Climate Action in the Post-COVID-19 World
The COVID-19 crisis has had dramatic economic consequences in Europe. Despite significant public interventions, more than 1.8 million jobs were lost in the EU up to September 2020. As fiscal stimulus measures continue to be announced, policymakers have an opportunity to ensure that the short-term stimulus points the economic recovery in a sustainable direction in the long term, considering the trade-off between these goals.
The PARIS REINFORCE HORIZON 2020 European project coordinated by the Decision Support Systems Lab of ECE-NTUA – Prof. Haris Doukas is the Scientific Responsible – investigated this trade-off between short-term economic gains, in the form of employment, and longer-term CO2 emissions reductions from fiscal stimulus packages. Moreover, analysis was performed to identify the optimal energy investment mix of proposed fiscal programmes in terms of new energy sector jobs and CO2 emissions cuts compared with a current policy baseline.
The analysis focused primarily on the EU-27 plus the United Kingdom but also analysed five other major emitting regions: Canada, China, India, Japan and the United States. Seven technologies were considered: advanced biofuels, biomass, solar photovoltaics (PV), concentrated solar power, onshore and offshore wind, and nuclear. The analysis compared portfolios with different investment weights for each of these technologies. For Europe, we found that green recovery funds can help the EU create up to 1.4 and 0.4 million new job-years by 2025 and 2030, respectively, and further cut emissions by 300–800 MtCO2. A clear trade-off was found between subsidy portfolios performing well in terms of employment and those performing well in terms of emissions reductions. Onshore and offshore wind investments can significantly boost energy sector employment, while investments into biofuels may perform relatively better for further emissions mitigation (caution is, however, needed regarding their sustainability and availability, especially regarding advanced biofuels). Investment portfolios favouring already cost-competitive technologies (e.g., onshore wind and solar PV) may boost energy-sector employment the most by 2025 but quickly lose momentum, leading to negligible jobs gains over the entire decade. This is because certain investments only pull forward employment opportunities that would have been created anyway before the end of the decade under the current policy framework. On the other hand, prioritising currently less cost-competitive technologies (e.g., offshore wind and CSP) may alter the trajectory expected under current policies, allowing for diversification of technological capacity with an ongoing positive effect in the future and the creation of longer-lasting job opportunities.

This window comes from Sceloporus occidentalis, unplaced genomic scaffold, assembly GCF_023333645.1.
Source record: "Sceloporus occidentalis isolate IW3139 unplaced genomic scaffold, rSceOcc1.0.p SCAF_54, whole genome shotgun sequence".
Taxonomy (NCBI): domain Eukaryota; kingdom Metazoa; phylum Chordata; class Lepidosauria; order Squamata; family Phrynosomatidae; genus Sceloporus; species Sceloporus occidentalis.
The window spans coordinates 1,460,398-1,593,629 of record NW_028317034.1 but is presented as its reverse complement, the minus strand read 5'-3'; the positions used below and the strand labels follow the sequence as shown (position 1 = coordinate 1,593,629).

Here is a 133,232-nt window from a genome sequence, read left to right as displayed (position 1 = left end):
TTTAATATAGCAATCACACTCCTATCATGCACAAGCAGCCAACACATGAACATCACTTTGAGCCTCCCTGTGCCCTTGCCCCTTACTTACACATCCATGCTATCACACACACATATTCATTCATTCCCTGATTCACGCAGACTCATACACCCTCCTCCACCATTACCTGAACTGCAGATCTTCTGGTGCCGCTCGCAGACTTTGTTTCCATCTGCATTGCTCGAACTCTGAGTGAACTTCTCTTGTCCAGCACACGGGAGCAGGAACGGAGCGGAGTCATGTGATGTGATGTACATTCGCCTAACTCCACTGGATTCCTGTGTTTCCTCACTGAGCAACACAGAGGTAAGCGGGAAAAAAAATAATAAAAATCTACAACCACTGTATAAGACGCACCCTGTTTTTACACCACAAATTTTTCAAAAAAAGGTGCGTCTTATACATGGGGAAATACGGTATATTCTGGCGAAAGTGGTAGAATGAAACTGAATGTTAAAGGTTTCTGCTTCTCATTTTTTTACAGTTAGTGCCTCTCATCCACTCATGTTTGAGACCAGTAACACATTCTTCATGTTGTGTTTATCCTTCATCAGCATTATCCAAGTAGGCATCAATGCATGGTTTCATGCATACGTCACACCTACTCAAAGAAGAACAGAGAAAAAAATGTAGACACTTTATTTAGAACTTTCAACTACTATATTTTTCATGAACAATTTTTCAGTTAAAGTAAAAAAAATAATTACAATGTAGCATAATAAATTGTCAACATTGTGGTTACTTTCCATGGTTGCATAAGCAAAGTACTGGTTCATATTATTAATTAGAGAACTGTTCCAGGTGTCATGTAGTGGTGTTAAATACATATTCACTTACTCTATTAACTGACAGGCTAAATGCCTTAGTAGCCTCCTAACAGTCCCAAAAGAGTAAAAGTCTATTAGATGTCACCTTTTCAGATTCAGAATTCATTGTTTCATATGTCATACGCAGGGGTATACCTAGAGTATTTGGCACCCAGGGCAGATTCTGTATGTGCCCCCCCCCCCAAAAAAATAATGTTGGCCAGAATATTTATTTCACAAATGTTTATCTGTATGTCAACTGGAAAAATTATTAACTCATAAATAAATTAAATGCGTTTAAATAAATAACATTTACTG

Despite heterogeneous implications for each region, key takeaways from our analysis were that there is ‘no one size fits all’ and that countries, companies and communities can learn faster, with and from one another. Moreover, both the EU and other major emitting countries (such as Canada, China, India, USA, Japan, etc.) would strongly benefit from greener agendas, on their way to recovering from the COVID-19 pandemic.
This analysis is included in the COP26 European Commission's Policy Publication, "Climate Action in the Post-COVID-19 World".